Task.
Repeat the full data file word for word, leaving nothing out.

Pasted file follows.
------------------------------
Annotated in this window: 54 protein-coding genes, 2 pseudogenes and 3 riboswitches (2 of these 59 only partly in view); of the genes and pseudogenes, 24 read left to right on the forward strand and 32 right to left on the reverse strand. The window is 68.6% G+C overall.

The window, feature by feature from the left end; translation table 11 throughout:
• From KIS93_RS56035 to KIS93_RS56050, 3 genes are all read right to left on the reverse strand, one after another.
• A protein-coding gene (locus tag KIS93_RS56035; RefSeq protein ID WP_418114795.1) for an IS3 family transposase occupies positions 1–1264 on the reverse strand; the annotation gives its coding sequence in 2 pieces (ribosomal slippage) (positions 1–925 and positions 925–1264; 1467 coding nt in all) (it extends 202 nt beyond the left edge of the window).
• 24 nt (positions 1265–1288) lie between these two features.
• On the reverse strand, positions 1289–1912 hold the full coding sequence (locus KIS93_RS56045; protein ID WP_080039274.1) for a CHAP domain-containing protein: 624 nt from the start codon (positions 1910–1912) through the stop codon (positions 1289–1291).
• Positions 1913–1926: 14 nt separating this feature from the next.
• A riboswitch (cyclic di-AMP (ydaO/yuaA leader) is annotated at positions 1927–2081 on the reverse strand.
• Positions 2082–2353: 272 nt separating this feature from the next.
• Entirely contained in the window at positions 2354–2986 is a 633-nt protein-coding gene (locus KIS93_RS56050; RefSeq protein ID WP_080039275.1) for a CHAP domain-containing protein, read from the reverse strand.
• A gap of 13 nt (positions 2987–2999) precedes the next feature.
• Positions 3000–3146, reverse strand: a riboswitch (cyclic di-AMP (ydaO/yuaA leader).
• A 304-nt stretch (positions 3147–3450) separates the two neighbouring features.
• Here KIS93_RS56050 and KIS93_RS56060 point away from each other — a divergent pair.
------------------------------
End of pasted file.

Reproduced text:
Annotated in this window: 54 protein-coding genes, 2 pseudogenes and 3 riboswitches (2 of these 59 only partly in view); of the genes and pseudogenes, 24 read left to right on the forward strand and 32 right to left on the reverse strand. The window is 68.6% G+C overall.

The window, feature by feature from the left end; translation table 11 throughout:
• From KIS93_RS56035 to KIS93_RS56050, 3 genes are all read right to left on the reverse strand, one after another.
• A protein-coding gene (locus tag KIS93_RS56035; RefSeq protein ID WP_418114795.1) for an IS3 family transposase occupies positions 1–1264 on the reverse strand; the annotation gives its coding sequence in 2 pieces (ribosomal slippage) (positions 1–925 and positions 925–1264; 1467 coding nt in all) (it extends 202 nt beyond the left edge of the window).
• 24 nt (positions 1265–1288) lie between these two features.
• On the reverse strand, positions 1289–1912 hold the full coding sequence (locus KIS93_RS56045; protein ID WP_080039274.1) for a CHAP domain-containing protein: 624 nt from the start codon (positions 1910–1912) through the stop codon (positions 1289–1291).
• Positions 1913–1926: 14 nt separating this feature from the next.
• A riboswitch (cyclic di-AMP (ydaO/yuaA leader) is annotated at positions 1927–2081 on the reverse strand.
• Positions 2082–2353: 272 nt separating this feature from the next.
• Entirely contained in the window at positions 2354–2986 is a 633-nt protein-coding gene (locus KIS93_RS56050; RefSeq protein ID WP_080039275.1) for a CHAP domain-containing protein, read from the reverse strand.
• A gap of 13 nt (positions 2987–2999) precedes the next feature.
• Positions 3000–3146, reverse strand: a riboswitch (cyclic di-AMP (ydaO/yuaA leader).
• A 304-nt stretch (positions 3147–3450) separates the two neighbouring features.
• Here KIS93_RS56050 and KIS93_RS56060 point away from each other — a divergent pair.